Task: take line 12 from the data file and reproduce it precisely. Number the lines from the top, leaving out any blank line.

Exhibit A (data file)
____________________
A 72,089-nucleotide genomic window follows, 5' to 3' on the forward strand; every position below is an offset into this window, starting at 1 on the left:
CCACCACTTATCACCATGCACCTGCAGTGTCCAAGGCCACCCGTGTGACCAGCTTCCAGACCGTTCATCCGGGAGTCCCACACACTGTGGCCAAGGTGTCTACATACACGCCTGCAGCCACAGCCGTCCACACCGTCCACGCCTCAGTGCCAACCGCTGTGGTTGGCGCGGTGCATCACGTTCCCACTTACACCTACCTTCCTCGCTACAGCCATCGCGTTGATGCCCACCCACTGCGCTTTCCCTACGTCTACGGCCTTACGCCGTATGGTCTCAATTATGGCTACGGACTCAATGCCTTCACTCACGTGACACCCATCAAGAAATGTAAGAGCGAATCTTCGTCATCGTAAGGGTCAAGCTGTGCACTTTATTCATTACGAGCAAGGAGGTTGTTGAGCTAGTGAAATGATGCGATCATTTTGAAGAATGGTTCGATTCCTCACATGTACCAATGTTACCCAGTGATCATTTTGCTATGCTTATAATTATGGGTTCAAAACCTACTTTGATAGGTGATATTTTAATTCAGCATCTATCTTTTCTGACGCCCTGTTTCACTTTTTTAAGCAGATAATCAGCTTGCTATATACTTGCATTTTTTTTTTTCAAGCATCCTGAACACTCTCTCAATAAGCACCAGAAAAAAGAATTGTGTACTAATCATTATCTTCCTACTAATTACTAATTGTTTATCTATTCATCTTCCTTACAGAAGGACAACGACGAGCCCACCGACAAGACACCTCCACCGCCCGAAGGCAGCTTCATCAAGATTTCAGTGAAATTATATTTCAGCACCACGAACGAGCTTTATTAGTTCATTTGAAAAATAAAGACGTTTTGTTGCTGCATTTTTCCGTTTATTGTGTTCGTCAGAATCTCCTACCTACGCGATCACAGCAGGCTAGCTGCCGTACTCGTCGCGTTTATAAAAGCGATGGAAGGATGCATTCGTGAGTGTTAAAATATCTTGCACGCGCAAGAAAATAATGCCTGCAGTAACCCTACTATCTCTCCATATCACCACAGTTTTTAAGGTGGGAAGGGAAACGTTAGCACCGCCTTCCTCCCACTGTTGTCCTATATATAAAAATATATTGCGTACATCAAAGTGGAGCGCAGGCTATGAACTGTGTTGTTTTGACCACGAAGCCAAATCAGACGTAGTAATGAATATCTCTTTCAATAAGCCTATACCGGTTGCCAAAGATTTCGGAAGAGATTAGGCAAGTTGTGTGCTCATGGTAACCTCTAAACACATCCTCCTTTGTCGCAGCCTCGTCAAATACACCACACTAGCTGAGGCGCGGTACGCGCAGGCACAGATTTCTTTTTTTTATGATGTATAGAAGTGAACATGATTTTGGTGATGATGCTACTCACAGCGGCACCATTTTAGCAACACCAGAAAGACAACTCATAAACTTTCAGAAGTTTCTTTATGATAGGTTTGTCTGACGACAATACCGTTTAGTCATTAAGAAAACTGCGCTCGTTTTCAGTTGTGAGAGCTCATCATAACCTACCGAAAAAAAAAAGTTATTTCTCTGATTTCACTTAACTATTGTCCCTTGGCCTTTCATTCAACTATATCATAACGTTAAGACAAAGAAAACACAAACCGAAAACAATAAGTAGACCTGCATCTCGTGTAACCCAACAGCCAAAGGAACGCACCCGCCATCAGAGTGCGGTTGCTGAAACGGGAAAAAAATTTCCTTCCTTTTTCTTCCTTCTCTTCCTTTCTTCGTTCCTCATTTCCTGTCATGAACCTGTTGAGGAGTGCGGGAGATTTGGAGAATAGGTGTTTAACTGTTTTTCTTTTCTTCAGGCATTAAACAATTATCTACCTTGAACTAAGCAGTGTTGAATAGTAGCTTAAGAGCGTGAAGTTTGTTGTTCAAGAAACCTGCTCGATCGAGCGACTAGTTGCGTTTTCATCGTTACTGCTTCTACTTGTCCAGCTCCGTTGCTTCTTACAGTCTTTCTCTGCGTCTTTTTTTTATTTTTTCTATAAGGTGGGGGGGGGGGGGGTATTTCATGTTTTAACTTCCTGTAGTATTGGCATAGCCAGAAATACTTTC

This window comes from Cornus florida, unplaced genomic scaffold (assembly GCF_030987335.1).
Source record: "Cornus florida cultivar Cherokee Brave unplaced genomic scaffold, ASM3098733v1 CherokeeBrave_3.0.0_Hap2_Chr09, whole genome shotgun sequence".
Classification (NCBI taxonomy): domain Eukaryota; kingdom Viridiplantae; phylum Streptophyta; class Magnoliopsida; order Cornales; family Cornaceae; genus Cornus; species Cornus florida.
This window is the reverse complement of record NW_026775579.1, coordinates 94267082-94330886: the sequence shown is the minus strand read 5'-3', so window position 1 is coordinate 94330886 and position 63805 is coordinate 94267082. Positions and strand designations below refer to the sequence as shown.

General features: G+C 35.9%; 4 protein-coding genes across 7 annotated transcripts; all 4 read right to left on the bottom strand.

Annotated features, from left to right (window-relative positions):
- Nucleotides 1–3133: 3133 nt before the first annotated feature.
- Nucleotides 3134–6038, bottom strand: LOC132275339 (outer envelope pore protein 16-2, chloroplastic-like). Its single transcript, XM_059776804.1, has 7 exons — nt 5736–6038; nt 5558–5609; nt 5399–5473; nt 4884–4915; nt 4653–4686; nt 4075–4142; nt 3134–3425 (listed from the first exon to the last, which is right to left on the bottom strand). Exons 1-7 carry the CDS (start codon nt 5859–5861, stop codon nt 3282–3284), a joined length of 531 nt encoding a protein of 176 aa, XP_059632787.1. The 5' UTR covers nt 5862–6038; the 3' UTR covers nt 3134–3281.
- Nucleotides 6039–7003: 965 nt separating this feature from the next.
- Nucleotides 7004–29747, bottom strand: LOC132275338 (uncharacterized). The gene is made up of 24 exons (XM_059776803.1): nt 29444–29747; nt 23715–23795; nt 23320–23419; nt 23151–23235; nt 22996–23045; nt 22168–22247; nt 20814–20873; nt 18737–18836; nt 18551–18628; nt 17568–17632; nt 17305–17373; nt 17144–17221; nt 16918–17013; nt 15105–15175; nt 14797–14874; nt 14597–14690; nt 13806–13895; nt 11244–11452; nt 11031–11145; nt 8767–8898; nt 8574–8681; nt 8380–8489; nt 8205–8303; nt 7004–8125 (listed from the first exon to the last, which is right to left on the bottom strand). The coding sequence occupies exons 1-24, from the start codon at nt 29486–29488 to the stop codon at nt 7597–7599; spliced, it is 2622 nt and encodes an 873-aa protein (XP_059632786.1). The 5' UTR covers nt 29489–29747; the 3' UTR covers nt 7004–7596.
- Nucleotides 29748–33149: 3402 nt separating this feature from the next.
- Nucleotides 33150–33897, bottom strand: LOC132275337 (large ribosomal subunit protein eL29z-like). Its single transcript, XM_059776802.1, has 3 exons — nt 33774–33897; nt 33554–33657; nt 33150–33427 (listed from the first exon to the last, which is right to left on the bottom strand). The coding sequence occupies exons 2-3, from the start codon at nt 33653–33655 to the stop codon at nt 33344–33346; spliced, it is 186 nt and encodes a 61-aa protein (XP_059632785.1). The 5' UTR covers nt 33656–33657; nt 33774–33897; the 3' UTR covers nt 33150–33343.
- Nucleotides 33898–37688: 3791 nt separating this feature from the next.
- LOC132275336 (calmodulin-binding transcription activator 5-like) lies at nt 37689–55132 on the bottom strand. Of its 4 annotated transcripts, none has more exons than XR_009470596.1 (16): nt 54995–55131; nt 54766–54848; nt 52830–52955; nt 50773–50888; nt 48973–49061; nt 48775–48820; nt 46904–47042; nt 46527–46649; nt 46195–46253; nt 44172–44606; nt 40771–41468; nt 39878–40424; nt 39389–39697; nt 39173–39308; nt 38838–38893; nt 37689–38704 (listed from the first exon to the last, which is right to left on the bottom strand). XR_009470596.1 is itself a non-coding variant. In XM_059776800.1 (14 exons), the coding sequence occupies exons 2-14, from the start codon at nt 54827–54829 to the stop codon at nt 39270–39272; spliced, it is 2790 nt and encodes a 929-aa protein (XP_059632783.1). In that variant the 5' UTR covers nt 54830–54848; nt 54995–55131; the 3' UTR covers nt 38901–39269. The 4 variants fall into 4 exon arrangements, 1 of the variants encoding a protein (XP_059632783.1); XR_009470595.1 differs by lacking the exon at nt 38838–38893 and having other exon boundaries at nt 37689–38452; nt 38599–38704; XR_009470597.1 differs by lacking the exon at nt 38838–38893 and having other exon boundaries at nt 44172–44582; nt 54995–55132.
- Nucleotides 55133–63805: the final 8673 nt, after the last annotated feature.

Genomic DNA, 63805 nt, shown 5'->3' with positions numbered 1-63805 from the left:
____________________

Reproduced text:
- Nucleotides 7004–29747, bottom strand: LOC132275338 (uncharacterized). The gene is made up of 24 exons (XM_059776803.1): nt 29444–29747; nt 23715–23795; nt 23320–23419; nt 23151–23235; nt 22996–23045; nt 22168–22247; nt 20814–20873; nt 18737–18836; nt 18551–18628; nt 17568–17632; nt 17305–17373; nt 17144–17221; nt 16918–17013; nt 15105–15175; nt 14797–14874; nt 14597–14690; nt 13806–13895; nt 11244–11452; nt 11031–11145; nt 8767–8898; nt 8574–8681; nt 8380–8489; nt 8205–8303; nt 7004–8125 (listed from the first exon to the last, which is right to left on the bottom strand). The coding sequence occupies exons 1-24, from the start codon at nt 29486–29488 to the stop codon at nt 7597–7599; spliced, it is 2622 nt and encodes an 873-aa protein (XP_059632786.1). The 5' UTR covers nt 29489–29747; the 3' UTR covers nt 7004–7596.